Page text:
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Wisconsin Football: 3 Reasons Fans Will Love Gary Andersen

Peter RaischContributor IIIOctober 21, 2016

Wisconsin Football: 3 Reasons Fans Will Love Gary Andersen

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    When the Tweets started flying and the speculation began to swirl, very few people had any kind of idea who Gary Andersen was. They did not know how to spell his name, let alone have any in-depth knowledge of his coaching legacy and philosophy. 

    If not for a nervous kicker, Andersen's legend would have been off to a mythical start in Wisconsin as his oft-maligned Utah State Aggies came within a field goal of slaying the goliath Big Ten Badgers. But when his team ran off the field, it seemed as though little of Andersen's presence lingered in Madison - but it was enough to leave an impression. 

    Today, a little more light has been cast on the mysterious figure that was Coach Andersen. While the requisite honeymoon period is still in full swing with Wisconsin, the unpolished gems of his character and history are revealing themselves. And fans should be very excited about the man leading their team in 2013 and hopefully beyond. 

Offensive Line Roots

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    Where the offensive line goes, so go the Badgers.

    Last year's chaos bred a streak of games that had fans shaking their heads and coaches headed to the unemployment line. Unlike other schools, Wisconsin proudly publicizes its positional favoritism and happily sends a linemen or two to the NFL every year.

    Badger supporters can rest assured Gary Andersen knows what it takes to field a great offensive line, because he played center throughout college. That may come as a surprise to many given Andersen's defensive prowess, but the new head Badger protected quarterbacks before scheming to sack them.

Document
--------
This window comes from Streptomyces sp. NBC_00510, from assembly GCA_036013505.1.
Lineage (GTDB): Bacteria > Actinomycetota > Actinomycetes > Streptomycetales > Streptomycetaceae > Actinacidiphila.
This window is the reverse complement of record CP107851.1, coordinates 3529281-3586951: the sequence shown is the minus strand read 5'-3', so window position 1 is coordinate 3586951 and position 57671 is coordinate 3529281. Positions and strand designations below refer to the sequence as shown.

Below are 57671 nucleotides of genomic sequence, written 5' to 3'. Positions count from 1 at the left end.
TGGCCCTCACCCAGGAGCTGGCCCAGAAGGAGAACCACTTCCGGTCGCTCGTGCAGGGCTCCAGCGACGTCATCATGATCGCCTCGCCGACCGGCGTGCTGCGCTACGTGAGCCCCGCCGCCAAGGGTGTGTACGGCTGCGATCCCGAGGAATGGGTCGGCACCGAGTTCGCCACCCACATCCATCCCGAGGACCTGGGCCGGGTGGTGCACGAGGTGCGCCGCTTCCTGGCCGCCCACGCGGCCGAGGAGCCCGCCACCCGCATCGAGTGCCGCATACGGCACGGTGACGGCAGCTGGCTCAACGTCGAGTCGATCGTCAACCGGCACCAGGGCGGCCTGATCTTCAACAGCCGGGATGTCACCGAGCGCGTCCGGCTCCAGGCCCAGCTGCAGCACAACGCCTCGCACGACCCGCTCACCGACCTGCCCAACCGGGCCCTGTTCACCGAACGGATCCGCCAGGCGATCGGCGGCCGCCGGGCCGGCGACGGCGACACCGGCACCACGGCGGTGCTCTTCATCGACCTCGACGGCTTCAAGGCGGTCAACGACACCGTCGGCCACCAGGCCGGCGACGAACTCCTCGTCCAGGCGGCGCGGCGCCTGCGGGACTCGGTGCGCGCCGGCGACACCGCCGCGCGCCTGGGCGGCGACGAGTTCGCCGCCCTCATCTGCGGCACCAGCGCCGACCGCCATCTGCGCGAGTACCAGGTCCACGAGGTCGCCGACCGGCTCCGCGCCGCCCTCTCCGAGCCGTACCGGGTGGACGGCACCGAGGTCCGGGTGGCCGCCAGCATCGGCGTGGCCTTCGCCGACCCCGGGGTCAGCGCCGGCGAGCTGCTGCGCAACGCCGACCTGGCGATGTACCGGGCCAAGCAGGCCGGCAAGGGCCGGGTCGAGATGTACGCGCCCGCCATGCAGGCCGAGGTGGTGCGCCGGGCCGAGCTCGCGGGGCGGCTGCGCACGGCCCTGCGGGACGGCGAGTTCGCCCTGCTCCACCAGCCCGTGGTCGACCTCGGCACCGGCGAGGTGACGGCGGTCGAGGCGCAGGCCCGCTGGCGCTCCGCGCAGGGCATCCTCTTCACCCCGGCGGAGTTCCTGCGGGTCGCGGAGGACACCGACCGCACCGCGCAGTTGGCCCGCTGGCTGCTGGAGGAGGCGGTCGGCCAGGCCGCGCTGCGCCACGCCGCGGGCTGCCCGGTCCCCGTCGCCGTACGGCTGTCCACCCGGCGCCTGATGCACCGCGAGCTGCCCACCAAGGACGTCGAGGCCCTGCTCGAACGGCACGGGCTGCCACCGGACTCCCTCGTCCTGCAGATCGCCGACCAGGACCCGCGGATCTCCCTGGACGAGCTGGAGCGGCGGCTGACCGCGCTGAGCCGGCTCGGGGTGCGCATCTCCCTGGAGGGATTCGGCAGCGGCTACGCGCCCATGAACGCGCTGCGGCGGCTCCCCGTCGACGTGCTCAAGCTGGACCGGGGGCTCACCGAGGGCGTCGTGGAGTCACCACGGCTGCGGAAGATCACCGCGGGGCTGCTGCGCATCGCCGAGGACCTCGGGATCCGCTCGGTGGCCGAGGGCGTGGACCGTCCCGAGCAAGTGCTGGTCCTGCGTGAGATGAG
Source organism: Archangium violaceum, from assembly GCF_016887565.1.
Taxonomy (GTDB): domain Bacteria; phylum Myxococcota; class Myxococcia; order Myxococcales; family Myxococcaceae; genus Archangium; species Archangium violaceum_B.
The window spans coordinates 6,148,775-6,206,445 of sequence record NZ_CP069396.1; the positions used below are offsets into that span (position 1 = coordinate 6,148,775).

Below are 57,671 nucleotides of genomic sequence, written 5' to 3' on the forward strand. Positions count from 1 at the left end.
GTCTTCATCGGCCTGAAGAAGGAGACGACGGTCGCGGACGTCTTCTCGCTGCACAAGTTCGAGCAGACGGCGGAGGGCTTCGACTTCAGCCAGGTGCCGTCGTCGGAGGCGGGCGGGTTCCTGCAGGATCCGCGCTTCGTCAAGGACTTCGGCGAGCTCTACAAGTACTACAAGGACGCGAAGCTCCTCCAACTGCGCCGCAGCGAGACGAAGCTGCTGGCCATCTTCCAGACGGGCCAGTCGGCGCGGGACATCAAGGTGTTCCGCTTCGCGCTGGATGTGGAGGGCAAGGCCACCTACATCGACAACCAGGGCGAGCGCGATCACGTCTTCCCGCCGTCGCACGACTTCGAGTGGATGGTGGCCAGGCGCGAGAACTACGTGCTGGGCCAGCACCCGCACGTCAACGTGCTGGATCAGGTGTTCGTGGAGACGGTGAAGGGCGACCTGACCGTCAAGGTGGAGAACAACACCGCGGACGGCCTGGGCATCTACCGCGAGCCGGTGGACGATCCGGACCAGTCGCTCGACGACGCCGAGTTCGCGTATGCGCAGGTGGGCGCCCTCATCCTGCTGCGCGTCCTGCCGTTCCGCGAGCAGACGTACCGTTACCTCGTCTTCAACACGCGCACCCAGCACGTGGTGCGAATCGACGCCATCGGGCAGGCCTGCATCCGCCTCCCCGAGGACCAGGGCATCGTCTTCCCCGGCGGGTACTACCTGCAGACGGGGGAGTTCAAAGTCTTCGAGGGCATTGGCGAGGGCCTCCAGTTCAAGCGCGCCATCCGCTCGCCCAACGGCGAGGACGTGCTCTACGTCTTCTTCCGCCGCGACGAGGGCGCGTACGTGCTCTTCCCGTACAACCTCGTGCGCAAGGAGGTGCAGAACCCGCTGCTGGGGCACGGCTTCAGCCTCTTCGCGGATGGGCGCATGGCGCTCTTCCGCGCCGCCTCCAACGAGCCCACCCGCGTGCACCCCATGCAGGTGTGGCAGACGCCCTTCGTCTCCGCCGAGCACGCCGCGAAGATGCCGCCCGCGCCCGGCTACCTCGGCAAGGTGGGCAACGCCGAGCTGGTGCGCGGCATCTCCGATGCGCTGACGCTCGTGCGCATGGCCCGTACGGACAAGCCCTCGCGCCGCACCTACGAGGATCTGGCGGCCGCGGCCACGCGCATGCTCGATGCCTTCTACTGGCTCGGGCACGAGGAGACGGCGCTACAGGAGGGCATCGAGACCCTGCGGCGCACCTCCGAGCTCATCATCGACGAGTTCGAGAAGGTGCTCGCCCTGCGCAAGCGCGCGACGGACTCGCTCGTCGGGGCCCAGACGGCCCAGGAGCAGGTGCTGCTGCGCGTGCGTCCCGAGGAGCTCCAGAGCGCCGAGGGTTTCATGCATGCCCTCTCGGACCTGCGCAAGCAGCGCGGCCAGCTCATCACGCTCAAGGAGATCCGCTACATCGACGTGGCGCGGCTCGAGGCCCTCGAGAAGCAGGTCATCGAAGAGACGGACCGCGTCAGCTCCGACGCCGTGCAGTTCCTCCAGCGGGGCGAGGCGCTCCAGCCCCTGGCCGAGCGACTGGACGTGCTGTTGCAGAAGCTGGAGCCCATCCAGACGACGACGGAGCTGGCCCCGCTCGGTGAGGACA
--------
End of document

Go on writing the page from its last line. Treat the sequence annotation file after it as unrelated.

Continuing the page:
Andersen finished up his playing career as a center for Utah from 1985-86 after a JUCO All-American tour at Ricks College. This kind of experience speaks well to his ability to keep the pipeline for "big palookas" flowing into Madison. 

Says Goodbye the Right Way

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    No hasty meetings. No post-it notes or emails. No half-hearted talks about the business of the game. 

    When Gary Andersen left Utah State, he left the right way. Unlike his predecessor who huddled his players together for a surprise meeting that lasted half an hour — Andersen decided to take a different approach. When he took the job and the leaks began to spring across the college football landscape, the former Utah State coach took action. 

    His players were off on their winter break, and slowly the rumors began to fill their inboxes and Facebook newsfeeds. The reactions were incredulous until their phone rang one-by-one. Gary Andersen was calling every player on his team to say goodbye.

    Every. single. player. 

    In fact, his act turned Tweets from venom into sugar. Yahoo! Sports reported that Brandon Swindall, a freshman Aggie receiver, wrote: “Wow... He jus gone leave like that smh” which then turned into "Much love to him. The same article noted Andersen "made 106 calls and finished up at 2:30 a.m."

    Leaving is one of the hardest things to do at any job, and a respectful, sincere exit can leave a lasting impression on players, families and fans of both allegiances.  

Ambitions for the Next Level

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    Change provides opportunity. It offers a renewed perspective on the ultimate goal of an institution. From everything he has said and done, it sounds like Gary Andersen sees this coaching shake-up as a chance to reset Badger sights on the ultimate goal. 

    No one wants a leader who shoots for the middle, or picks the status quo over what could have been. While the Idaho Potato Bowl may have been the zenith of accomplishment for a Utah State team more used to watching bowls at home — he is playing in a new ballpark of expectation. 

    In an article from the Wisconsin State Journal by Tom Oates, Andersen sounds more like a man on a mission than a man banking on mediocrity.  

    "I would not have entertained the thought in any way, shape or form, of taking a job at this point in my career if I didn't think we could come in and compete and play for championships," Andersen said. "I'm not a prediction guy. I'm not going to reach out there and say we're going to do this or we're going to do that. ... I know this football program has everything it needs to compete at the highest level. In everybody's mind, I'm sure the national championship is at the highest level."

    For a man who turned around one of the worst football programs in the country, idle words don't seem to be in his nature. Welcome to the Andersen era. 

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